Who could have imagined that asking how many vehicles the state government of West Virginia has would turn into a kind of existential quest.
State officials and government agencies have been trying for several years now to figure out just how many cars and trucks the state owns and operates and where they are all located. So far, they have not been able to come up with an accurate number.
In fact, the accounting varies wildly. Two years ago, the Legislative Auditor found that the Fleet Management Office reported 7,648 vehicles, while the Division of Motor Vehicles reported 10,504 (based on license plates), and the Board of Risk and Management said it was insuring 12,609 cars and trucks.
Delegate Gary Howell (R-Mineral) has been digging into the issue. “I started asking the question, ‘How many vehicles do we have?’ And nobody could answer it.”
During an interview on Talkline Wednesday he recounted one instance where the state received a bill from the New Jersey Turnpike for a vehicle with a West Virginia state license plate that ran through a toll booth without paying. The state sold that vehicle back in 1996, but the plate was still in circulation.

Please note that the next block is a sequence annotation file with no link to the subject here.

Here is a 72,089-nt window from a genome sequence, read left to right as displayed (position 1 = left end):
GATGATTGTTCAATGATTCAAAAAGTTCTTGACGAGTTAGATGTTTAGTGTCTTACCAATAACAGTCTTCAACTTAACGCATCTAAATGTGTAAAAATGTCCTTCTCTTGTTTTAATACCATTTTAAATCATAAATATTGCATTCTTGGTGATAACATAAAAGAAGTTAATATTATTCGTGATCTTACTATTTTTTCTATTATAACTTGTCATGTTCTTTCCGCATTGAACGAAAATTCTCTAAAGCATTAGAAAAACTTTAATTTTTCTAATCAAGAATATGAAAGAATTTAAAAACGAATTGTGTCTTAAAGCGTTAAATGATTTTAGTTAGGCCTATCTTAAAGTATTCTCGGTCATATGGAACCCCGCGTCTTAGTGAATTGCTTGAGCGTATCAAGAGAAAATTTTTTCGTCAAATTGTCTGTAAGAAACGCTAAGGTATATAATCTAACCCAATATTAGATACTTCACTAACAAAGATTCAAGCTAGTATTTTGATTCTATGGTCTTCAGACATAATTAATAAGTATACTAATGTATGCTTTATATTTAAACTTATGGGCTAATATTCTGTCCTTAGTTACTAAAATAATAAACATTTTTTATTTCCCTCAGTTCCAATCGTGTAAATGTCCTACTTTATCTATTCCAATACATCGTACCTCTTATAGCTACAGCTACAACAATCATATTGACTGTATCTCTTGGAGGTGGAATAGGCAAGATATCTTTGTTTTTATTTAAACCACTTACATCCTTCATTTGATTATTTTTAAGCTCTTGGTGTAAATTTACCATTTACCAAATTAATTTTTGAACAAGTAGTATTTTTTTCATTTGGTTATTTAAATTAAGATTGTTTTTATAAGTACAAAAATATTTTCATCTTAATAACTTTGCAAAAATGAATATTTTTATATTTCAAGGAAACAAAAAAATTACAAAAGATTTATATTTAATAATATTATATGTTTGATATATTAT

The biggest problem is that the state has no uniform tracking system for the vehicles. However, that is changing, and hopefully for the better.
This week, Governor Jim Justice signed into law HB 4015 creating a Fleet Management Division within the administration. That division will be responsible for creating a centralized accounting system for all state vehicles.
Howell says one important provision of the new law does away with the familiar green and white state government license plates and replaces them with new gold and blue plates. The big difference, however, is not the color; currently the green tags never have to be renewed, but these new state tags have to be renewed every two years creating a better way to track the vehicles.
The improved accounting should also tell the state how much these vehicles are being used. State rules say they should be on the road at least 1,100 miles a month. However, an earlier audit found that four out of ten fell below the minimum.
Howell says if a vehicle is underutilized it may be more cost effective to own fewer vehicles and rent a car or truck when necessary. “My guess is we’re wasting a lot of money and we’re going to save millions of dollars once we get that data.”
West Virginians have complained for years about “state vehicles running up and down the interstate.” The suggestion behind the gripe is that the state is wasting taxpayer dollars. But amazingly nobody within government could say for sure whether all the green-tagged cars and trucks were necessary for official business or even accurately account for all the vehicles.
It has taken awhile and an act of the Legislature, but West Virginia may finally be able to count the cars.